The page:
My thinking on the whole issue of America’s rightist wingnuts is finally beginning to jell. First of all, they have no real expectation of winning elections, or even of winning most congressional spats such as the recent one over the Shutdown and Obamacare. They really do not care what the majority of Americans think. They know or at least suspect that theirs is a losing fight. When you can’t win battles any more, all that’s left is sheer obstructionism. I am sure that they all think of themselves as if they were General Nathan Bedford Forrest in the last days of the Civil War, going up against the Union knowing they would be outnumbered in every encounter: Their sole hope is to win a few anyhow. Then they can go to their eternal rest (most of them are white and pretty old) knowing they’ve done their best to stem the tide, at least for a while.
There are about fifty so-called bullet-proof seats in Congress occupied by Tea Party types and their running dogs. The voters who elected these intransigent representatives must be made to change their minds, even if it means having other Congressmen gang up on them to vote down laws that would benefit their constituents. That is the only thing that would change their minds, knowing that their man in Congress is not helping their districts. No amount of petitions or snarky attacks on talk shows will have any effect on these people. They don’t care. They have their Tin Pot Jesus who is a great comfort to them in a bewildering world.
You may recall the Borg, Captain Picard’s fearful adversary on Star Trek: The Next Generation. The Borg essentially fought without caring whether they won or lost (though they mostly won): It was just in their programming that they would overcome and assimilate all the Non-Borg. As a registered Non-Borg, I do not want to be assimilated. Hence, I will resist—even if they think it is futile.
An Iowa Republican Congressman named Steve King made what I consider to be an interesting comment about the shutdown:
“I want what’s best for the long-term best interest of this country,” the Iowa Republican explained. “I want it to be on Constitutional underpinnings.”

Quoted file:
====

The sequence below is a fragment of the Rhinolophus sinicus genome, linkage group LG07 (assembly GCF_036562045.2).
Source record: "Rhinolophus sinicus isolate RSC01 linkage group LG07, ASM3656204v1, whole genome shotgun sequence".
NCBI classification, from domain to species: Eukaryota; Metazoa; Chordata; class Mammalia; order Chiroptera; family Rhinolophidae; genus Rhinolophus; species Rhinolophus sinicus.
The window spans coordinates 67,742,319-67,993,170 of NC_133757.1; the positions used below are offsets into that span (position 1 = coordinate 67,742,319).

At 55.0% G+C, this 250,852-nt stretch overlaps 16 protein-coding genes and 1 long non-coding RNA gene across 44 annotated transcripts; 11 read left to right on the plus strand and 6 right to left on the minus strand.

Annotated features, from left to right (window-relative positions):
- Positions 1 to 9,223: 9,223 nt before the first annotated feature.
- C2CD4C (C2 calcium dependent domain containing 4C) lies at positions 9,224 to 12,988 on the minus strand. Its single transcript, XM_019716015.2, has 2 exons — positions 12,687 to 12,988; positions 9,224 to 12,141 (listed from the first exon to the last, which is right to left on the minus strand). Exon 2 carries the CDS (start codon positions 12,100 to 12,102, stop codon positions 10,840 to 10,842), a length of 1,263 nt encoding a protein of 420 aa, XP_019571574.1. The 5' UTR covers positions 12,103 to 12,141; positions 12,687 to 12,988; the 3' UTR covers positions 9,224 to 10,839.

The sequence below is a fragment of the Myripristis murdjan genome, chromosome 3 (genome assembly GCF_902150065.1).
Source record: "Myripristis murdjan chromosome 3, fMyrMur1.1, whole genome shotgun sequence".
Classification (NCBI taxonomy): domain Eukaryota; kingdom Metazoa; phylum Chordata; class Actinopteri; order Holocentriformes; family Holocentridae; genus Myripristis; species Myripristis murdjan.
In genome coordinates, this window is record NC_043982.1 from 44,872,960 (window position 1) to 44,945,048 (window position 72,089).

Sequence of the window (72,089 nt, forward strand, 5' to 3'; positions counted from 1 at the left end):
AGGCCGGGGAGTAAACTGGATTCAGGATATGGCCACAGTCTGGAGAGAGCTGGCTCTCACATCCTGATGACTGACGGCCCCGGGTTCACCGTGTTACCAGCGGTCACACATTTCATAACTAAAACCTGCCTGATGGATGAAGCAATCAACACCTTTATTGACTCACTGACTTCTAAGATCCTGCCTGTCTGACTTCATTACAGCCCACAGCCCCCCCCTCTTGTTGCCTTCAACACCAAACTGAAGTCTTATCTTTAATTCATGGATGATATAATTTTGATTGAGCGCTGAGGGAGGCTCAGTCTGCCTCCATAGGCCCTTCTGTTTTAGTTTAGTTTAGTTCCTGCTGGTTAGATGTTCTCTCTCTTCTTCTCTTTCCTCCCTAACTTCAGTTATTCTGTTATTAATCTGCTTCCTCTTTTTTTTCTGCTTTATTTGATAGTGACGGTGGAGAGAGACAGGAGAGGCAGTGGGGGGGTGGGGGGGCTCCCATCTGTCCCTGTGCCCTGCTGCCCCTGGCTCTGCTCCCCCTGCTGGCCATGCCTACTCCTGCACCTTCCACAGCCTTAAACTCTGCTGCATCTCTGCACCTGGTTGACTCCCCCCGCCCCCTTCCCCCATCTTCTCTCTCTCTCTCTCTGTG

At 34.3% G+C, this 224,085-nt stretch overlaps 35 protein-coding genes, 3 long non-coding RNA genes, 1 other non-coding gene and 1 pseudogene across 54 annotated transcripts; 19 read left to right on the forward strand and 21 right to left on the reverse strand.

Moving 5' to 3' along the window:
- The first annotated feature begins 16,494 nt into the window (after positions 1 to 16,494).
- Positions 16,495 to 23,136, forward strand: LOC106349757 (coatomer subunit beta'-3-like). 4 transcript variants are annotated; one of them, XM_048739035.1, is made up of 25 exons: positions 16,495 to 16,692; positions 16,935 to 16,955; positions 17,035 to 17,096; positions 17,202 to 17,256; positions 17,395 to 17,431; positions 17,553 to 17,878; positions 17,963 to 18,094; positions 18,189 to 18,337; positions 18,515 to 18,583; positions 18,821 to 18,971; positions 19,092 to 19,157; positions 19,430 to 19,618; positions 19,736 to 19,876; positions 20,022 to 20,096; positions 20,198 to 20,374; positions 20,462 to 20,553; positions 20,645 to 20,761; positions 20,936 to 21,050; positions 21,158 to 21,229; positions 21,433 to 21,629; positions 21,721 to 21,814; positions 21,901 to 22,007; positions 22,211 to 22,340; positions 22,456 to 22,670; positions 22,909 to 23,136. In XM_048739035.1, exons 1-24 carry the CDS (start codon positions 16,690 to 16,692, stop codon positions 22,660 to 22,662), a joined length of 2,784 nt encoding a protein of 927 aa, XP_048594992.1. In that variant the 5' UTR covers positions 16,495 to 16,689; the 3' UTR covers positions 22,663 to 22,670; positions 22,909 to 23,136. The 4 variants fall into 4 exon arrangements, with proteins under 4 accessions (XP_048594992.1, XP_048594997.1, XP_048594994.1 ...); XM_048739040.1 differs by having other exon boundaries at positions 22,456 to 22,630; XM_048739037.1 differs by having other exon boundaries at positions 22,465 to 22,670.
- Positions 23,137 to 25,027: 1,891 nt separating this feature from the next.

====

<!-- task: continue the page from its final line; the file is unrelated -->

“And I want to continue to unleash human nature,” he added. “And I’m afraid we’re going the other direction here. And that is troubling to me.”
Why is it important to “unleash human nature”? And, more important, whose “human nature” does he want to unleash? If he unleashes mine, he may find himself being slugged in the head with a baseball bat.
Another interesting contributor to my thinking on this is that the Rightists are willing to go up against women and the young, which constitute more than half the voters. An interesting article on Salon.Com interviews political consultant Theda Skocpol about the recent fracas. At one point, she says:
We actually did the research, both by pulling together national [data] and by doing observations in groups in three regions. There’s no question that at the grass roots, approximately half of all Republican-identifiers who think of themselves as Tea Partyers are a very conservative-minded old group of white people, some of whom do go all the way back to Goldwater and the Birch Society. They are skeptical of the Republican Party as it has been run in recent years. But they both hate and fear the Democratic Party and Obama. We argued in many ways that anger comes from alarm on the part of these older conservatives that they’re losing their country — that’s what they say. That they’re the true Americans, and they’re losing control of American politics. So that’s the grass-roots component.
All this time, I have been attacking the Republican Party. They have merely been assimilated by the Borg and, in the process, lost their souls, such as they were. Boehner, Cantor, and the other GOP House leaders are dancing to Borg tunes and drawing upon themselves a horrible vengeance from the voters. That is, if the voters remember what happened this time next year.